The pair is still seeking to have Ocean Choice International’s (OCI) Icelandic minority shareholders capitulate to their plans regarding some required company refinancing.
The appeal in the case was filed Friday in St. John’s.
In a decision issued on April 29, Justice Donald Burrage found Visir subsidiary Landvis is not required to subordinate loans to lenders who are poised to step in on refinancing, under the Sullivans’ plan.
According to the decision, Landvis is not required to agree to put itself lower in the payment pecking order.
With majority interest in OCI, the Sullivans argued the company would be unable to refinance as required without a subordination agreement, “with dire consequences for the company, its employees, fishers and the broader community in Newfoundland and Labrador,” according to the written decision.
While not speaking on the ongoing dispute, a statement issued this week by the company noted both Landvis and MBS Investments (owned by the Sullivans) have subordinated loans to senior lenders three time since 2007, challenging current positions.
Sullivans’ MBS Investments controls Ocean Choice Holdings which, in turn, controls Ocean Choice PEI and OCI 2005, two of the limited partners in the umbrella Ocean Choice Limited Partnership.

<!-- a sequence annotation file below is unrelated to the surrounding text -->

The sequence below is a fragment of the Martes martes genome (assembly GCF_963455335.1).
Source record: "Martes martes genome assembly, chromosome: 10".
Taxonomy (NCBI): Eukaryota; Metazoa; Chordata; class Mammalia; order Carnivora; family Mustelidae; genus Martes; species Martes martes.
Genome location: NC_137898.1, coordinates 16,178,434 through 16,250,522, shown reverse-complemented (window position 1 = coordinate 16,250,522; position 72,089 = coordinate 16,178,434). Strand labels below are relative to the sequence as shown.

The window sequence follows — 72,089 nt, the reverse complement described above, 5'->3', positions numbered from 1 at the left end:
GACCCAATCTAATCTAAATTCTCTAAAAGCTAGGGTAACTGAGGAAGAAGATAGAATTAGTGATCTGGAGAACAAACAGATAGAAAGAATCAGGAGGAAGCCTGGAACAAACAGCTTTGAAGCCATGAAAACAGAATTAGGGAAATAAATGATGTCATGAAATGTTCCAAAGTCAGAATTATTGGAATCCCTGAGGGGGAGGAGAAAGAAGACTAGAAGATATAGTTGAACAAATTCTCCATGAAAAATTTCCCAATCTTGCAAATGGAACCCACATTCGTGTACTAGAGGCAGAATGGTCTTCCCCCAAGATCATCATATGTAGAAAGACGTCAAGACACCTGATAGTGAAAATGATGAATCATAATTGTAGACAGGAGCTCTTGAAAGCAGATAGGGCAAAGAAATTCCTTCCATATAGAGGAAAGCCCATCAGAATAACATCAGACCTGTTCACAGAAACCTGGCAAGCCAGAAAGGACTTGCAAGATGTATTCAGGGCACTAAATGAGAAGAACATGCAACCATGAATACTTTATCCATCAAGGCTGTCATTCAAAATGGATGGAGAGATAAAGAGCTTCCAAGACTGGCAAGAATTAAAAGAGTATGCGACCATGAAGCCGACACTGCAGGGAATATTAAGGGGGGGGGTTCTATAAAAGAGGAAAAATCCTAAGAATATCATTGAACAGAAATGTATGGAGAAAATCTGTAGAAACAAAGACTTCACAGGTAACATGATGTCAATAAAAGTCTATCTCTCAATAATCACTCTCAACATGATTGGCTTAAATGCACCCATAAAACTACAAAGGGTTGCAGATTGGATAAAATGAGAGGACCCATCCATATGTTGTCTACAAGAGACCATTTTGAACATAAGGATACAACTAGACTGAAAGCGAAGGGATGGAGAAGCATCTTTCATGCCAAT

A numbered company, 55104, runs the day-to-day business of Ocean Choice.
The board of that company includes the Sullivans, Ches Penney (who is not currently involved due to health considerations), and Andrew Wissler and Gudjon Thorbjornsson, representing Landvis/Visir.
As reported in January, an earlier Supreme Court ruling dismissed a lawsuit being pressed by Landvis, claiming the Sullivans had made questionable business decisions, harming OCI and specifically Landvis, as a shareholder.
The Sullivans said the company was trying to wrestle control of OCI from the family.
In the statement this week, Martin Sullivan said the day-to-day business of OCI rolls on, even as the approach to debt refinancing remains unsettled.
“OCI is in a strong financial position and there are other options available to address the Landvis situation,” he said.
“It is business as usual at OCI.”
OCI currently employs about 1,700 people in Atlantic Canada, mostly in this province, with 1,400 fishermen, according to the court documents.